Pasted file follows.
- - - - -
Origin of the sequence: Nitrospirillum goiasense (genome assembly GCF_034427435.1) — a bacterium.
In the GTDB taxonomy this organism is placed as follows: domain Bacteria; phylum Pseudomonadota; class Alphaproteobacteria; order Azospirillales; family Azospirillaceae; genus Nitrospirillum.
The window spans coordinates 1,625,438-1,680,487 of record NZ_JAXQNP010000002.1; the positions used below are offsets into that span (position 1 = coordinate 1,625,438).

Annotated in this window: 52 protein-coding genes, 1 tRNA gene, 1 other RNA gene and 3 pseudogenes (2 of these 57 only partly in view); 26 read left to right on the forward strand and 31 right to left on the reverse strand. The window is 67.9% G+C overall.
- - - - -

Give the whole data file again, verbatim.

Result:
Origin of the sequence: Nitrospirillum goiasense (genome assembly GCF_034427435.1) — a bacterium.
In the GTDB taxonomy this organism is placed as follows: domain Bacteria; phylum Pseudomonadota; class Alphaproteobacteria; order Azospirillales; family Azospirillaceae; genus Nitrospirillum.
The window spans coordinates 1,625,438-1,680,487 of record NZ_JAXQNP010000002.1; the positions used below are offsets into that span (position 1 = coordinate 1,625,438).

Annotated in this window: 52 protein-coding genes, 1 tRNA gene, 1 other RNA gene and 3 pseudogenes (2 of these 57 only partly in view); 26 read left to right on the forward strand and 31 right to left on the reverse strand. The window is 67.9% G+C overall.